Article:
In the latest instalment of Hebrew University’s webinar series about the coronavirus crisis, Shy Arkin, a structural biochemistry professor who studies the inner workings of viruses, gave a riveting presentation on March 18, 2020, titled Coronavirus and the Future of Immunotherapy.
Based on his extensive research and knowledge, Prof. Arkin’s highly informative webinar first highlighted the differences between viruses and bacteria, both of which cause sickness and disease in humans. He described viruses as minute, diverse genetic parasites that act as infectious agents, which are thought to account for about 20% of all cancers.
Using clear, easy-to-understand slides – see below – Prof. Arkin outlined how modern medicine combats viruses by way of vaccinations, drug therapy and serums. He then focused on caronaviruses that infect mammals, birds and humans. With people, coronaviruses cause respiratory tract infections that are usually mild and contribute to the common cold. Except for rogue coronaviruses such as those over the past 18 years that first caused SARS in 2002, followed by MERS in 2012 and COVID-19, whose origins Prof. Arkin explained.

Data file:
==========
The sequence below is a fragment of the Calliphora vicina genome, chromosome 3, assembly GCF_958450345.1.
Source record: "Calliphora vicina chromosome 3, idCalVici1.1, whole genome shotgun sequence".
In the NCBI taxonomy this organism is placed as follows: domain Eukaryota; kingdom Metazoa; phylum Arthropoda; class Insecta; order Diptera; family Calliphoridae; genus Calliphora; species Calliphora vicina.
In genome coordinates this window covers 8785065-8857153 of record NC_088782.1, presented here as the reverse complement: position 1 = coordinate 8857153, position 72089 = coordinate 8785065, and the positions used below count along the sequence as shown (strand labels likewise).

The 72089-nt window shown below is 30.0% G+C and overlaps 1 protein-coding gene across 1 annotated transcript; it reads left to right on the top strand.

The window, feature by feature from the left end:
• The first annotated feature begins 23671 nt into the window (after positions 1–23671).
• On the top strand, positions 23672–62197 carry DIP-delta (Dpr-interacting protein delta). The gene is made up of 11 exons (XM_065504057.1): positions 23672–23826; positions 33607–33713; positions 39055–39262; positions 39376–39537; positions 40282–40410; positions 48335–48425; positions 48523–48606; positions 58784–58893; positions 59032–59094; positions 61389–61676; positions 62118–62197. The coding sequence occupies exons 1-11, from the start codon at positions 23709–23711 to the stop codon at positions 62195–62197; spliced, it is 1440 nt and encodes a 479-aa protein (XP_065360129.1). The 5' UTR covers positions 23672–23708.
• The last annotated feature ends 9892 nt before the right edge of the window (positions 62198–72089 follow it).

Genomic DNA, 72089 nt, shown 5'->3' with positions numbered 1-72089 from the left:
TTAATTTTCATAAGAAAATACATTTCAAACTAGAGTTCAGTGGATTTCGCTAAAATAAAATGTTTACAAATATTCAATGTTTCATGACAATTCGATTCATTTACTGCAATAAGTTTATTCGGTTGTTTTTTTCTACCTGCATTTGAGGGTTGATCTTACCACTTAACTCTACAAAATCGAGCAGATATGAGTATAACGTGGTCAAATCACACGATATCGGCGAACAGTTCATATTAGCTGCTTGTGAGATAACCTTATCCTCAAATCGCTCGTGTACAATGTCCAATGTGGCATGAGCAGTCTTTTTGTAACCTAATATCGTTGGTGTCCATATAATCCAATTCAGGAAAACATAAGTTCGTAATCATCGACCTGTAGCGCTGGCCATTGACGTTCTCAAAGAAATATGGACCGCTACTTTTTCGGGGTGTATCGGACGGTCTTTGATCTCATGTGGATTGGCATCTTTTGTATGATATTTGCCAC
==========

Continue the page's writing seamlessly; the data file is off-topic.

In addressing efforts now underway to find a cure for COVID-19, he said a vaccination is at least a year away. He offered both bad and good news. For some viruses, no vaccination could be found. More reassuring, the virus behind COVID-19 doesn’t seem to be changing which means a vaccination, if developed, should prove effective against it.
The recording of the webinar follows, and below is a gallery of the slides from the presentation.
To read more about his perspective on the current pandemic, click here for an article from The Times of Israel that was published hours before his webinar.